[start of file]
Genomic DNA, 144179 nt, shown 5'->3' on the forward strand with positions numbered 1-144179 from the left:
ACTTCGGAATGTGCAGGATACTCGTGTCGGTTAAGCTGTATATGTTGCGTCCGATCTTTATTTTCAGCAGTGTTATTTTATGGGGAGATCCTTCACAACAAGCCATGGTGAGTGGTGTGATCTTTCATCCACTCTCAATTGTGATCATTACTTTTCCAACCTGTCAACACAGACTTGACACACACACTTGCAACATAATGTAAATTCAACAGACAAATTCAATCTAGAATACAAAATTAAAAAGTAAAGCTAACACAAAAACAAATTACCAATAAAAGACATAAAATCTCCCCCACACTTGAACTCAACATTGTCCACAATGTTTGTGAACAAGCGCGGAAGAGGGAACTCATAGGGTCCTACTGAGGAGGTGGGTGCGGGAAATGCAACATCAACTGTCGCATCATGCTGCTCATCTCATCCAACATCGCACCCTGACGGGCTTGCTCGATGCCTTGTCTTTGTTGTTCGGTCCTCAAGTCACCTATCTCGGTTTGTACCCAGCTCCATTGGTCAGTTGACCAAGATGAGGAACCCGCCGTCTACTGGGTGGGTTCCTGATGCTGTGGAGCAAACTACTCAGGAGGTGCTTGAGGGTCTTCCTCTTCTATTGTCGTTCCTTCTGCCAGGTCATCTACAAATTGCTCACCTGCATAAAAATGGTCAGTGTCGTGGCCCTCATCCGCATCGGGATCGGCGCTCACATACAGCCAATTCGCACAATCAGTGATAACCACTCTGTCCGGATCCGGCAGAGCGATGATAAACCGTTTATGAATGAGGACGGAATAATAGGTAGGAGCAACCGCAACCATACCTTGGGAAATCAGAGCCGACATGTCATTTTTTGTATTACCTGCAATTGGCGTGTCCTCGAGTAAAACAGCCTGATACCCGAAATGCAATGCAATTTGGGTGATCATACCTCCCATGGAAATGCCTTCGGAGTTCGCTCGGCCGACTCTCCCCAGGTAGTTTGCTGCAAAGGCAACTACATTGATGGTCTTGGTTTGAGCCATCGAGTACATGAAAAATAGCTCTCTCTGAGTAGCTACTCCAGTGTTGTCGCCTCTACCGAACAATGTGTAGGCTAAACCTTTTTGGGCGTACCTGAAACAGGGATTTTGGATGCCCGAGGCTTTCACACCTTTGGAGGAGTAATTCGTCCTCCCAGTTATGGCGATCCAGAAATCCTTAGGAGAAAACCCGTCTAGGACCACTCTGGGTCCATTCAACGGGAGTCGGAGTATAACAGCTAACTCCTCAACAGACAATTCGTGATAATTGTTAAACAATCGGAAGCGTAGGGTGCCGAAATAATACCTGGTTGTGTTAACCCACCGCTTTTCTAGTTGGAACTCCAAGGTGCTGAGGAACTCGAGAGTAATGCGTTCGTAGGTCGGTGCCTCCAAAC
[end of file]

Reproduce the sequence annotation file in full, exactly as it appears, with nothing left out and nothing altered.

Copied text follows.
Genomic DNA, 144179 nt, shown 5'->3' on the forward strand with positions numbered 1-144179 from the left:
ACTTCGGAATGTGCAGGATACTCGTGTCGGTTAAGCTGTATATGTTGCGTCCGATCTTTATTTTCAGCAGTGTTATTTTATGGGGAGATCCTTCACAACAAGCCATGGTGAGTGGTGTGATCTTTCATCCACTCTCAATTGTGATCATTACTTTTCCAACCTGTCAACACAGACTTGACACACACACTTGCAACATAATGTAAATTCAACAGACAAATTCAATCTAGAATACAAAATTAAAAAGTAAAGCTAACACAAAAACAAATTACCAATAAAAGACATAAAATCTCCCCCACACTTGAACTCAACATTGTCCACAATGTTTGTGAACAAGCGCGGAAGAGGGAACTCATAGGGTCCTACTGAGGAGGTGGGTGCGGGAAATGCAACATCAACTGTCGCATCATGCTGCTCATCTCATCCAACATCGCACCCTGACGGGCTTGCTCGATGCCTTGTCTTTGTTGTTCGGTCCTCAAGTCACCTATCTCGGTTTGTACCCAGCTCCATTGGTCAGTTGACCAAGATGAGGAACCCGCCGTCTACTGGGTGGGTTCCTGATGCTGTGGAGCAAACTACTCAGGAGGTGCTTGAGGGTCTTCCTCTTCTATTGTCGTTCCTTCTGCCAGGTCATCTACAAATTGCTCACCTGCATAAAAATGGTCAGTGTCGTGGCCCTCATCCGCATCGGGATCGGCGCTCACATACAGCCAATTCGCACAATCAGTGATAACCACTCTGTCCGGATCCGGCAGAGCGATGATAAACCGTTTATGAATGAGGACGGAATAATAGGTAGGAGCAACCGCAACCATACCTTGGGAAATCAGAGCCGACATGTCATTTTTTGTATTACCTGCAATTGGCGTGTCCTCGAGTAAAACAGCCTGATACCCGAAATGCAATGCAATTTGGGTGATCATACCTCCCATGGAAATGCCTTCGGAGTTCGCTCGGCCGACTCTCCCCAGGTAGTTTGCTGCAAAGGCAACTACATTGATGGTCTTGGTTTGAGCCATCGAGTACATGAAAAATAGCTCTCTCTGAGTAGCTACTCCAGTGTTGTCGCCTCTACCGAACAATGTGTAGGCTAAACCTTTTTGGGCGTACCTGAAACAGGGATTTTGGATGCCCGAGGCTTTCACACCTTTGGAGGAGTAATTCGTCCTCCCAGTTATGGCGATCCAGAAATCCTTAGGAGAAAACCCGTCTAGGACCACTCTGGGTCCATTCAACGGGAGTCGGAGTATAACAGCTAACTCCTCAACAGACAATTCGTGATAATTGTTAAACAATCGGAAGCGTAGGGTGCCGAAATAATACCTGGTTGTGTTAACCCACCGCTTTTCTAGTTGGAACTCCAAGGTGCTGAGGAACTCGAGAGTAATGCGTTCGTAGGTCGGTGCCTCCAAAC